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Terrible 2s -- What's The Best Way to Deal With My Daughter's Temper Tantrums?

By June 18, 2008 - 9:34am
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I know all kids go through the terrible 2s. I have a 29 months old daughter that has never been quite. Always exploring, always busy, jumping, singing, running, etc. But lately, she's been a pain. Everything would lead to a temper tantrum. We had kept her into a routine to avoid creating frustrations on her, but everything will cause a tantrum, going potty, eating, snacking, what show she wants to watch, bathtime, and bedtime has turned into a melodrama.
What can I do to put her at ease? She's honestly driving me crazy, and sometimes the stress won't let me think as clear as I would like, and I don't want to be mean with her.

As a first time parent I'm worried about ways to deal with it. I'm aware I'm building her basis at this age, and I don't want to bring another spoiled little girl into this world (there're way too many already).

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My son is not quite 2, so I'm very interested in learning what to do when the time comes...because he is definitely having more opinions now and asserting himself! :-)

I read Susan's post, and one of the things she mentioned triggered my memory---I read the same thing in a book, The Happiest Toddler on the Block. I didn't agree with many (most?) of the ideas in the book, but what the author did say that I agree with is: toddlers are like little cavemen and cavewomen. They won't understand reasoning, but they will understand "cave talk"! ha!

I did not feel comfortable talking to my son in their suggested cave-talk, but what helpful advice I did get out of it: toddlers understand very short, quick, passionate phrases. If they are having a temper tantrum, the most important thing is they want to feel "heard" and "understood" (don't we all?!). So, when we try to calm them down, it's like someone not "hearing" us and not validating us when we're upset. So, the book recommends using the same amount of urgency, energy and passion behind your remarks to your child (in a kind, gentle way...no yelling) to "mimick" your child's emotions. Something like, "I am mad! Mad, mad mad!". (not sure how to balance the mimicking cave-talk vs. teasing/making fun of them). This is supposed to get their attention, they feel understood, then when they've calmed down enough to be able to hear their two choices ("do you want to wear the red shirt or green shirt"), they can make their choice. Could work, depending on the situation?!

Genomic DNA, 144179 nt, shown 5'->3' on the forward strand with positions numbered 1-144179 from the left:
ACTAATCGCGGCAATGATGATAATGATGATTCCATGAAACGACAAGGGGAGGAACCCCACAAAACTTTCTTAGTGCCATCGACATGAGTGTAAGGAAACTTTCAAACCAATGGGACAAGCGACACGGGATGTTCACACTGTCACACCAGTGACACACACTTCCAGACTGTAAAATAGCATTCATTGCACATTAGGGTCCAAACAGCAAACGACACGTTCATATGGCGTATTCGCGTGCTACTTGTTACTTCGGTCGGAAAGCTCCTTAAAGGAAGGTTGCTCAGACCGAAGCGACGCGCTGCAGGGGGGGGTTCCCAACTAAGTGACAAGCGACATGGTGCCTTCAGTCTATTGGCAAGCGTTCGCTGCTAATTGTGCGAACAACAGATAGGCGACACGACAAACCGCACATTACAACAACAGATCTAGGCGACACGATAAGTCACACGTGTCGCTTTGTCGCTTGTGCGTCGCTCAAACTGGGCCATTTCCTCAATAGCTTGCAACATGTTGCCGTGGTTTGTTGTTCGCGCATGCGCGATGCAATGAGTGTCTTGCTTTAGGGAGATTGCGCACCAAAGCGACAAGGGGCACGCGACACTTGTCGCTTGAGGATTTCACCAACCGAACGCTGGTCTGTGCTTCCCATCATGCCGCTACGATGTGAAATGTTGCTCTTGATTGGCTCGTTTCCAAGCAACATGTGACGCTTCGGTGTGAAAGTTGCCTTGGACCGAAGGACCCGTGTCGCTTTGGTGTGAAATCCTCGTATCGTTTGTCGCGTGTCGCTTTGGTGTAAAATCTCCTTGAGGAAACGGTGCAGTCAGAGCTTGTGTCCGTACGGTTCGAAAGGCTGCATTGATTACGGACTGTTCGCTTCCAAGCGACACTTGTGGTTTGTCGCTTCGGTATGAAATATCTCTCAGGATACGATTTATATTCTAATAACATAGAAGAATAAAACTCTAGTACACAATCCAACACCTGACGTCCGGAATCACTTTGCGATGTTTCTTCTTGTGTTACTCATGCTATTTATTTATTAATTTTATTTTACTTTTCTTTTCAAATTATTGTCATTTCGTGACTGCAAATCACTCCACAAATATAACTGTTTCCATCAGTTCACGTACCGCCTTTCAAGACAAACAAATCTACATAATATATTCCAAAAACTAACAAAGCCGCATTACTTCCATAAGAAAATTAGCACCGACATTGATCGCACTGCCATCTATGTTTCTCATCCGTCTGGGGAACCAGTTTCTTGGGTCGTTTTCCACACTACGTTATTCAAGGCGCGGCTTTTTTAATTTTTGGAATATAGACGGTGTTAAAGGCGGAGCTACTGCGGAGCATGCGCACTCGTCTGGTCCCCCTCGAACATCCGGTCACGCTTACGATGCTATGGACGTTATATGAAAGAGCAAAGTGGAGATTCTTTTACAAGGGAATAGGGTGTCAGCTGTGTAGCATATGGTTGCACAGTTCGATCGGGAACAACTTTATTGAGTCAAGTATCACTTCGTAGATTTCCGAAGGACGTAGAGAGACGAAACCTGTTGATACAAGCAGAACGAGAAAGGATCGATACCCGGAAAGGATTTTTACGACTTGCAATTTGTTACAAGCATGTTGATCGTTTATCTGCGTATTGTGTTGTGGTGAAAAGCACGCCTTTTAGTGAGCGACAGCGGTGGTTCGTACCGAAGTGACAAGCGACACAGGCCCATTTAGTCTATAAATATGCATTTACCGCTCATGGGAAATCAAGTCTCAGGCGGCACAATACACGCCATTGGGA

Another book my mom friends are reading is: "Parenting with Love and Logic".

Tell us how the new "tricks" go with your daughter, and which ones work! :-)

June 19, 2008 - 12:51pm
EmpowHER Guest
Anonymous (reply to Alison Beaver)

Well, I've tried before trying to talk to her, but as you said, at that moment she won't understand me, because she wants to be understood first.
I'll be letting you know how it goes,

June 19, 2008 - 3:19pm
HERWriter Guide

Hi Toni!

My kids are 2, 3, and 4 and our home sometimes feels like One Big Temper Tantrum (although I believe age 3 to be much worse than 2).

Sometimes I suffer through the tantrums, other times I bring the tantrum thrower to his or her room to cool off, I also do time-outs or removal of privileges.

Just remember that as each child is different, so often is each tantrum. Some children are triggered by the same thing (it could be fatigue, or after a long week of daycare or when Dad or Mom is traveling for work) or sometimes it's a child just exerting his or her power. When a child feels a loss of control, a temper tantrum often ensues. Schedule changes are also a big trigger. Death, divorce, house move or the addition of a sibling also play a huge part.

And as much as we don't want to say it, or think it, sometimes our kids have days where they are just kind of being a brat. Those are the days you roll your eyes and look forward to college!

I think you can read as many books as you like but these books do not cater to the individual. All children are unique, as are their living situations, and familial status. So books can only really offer a broad spectrum of assistance for a very broad population.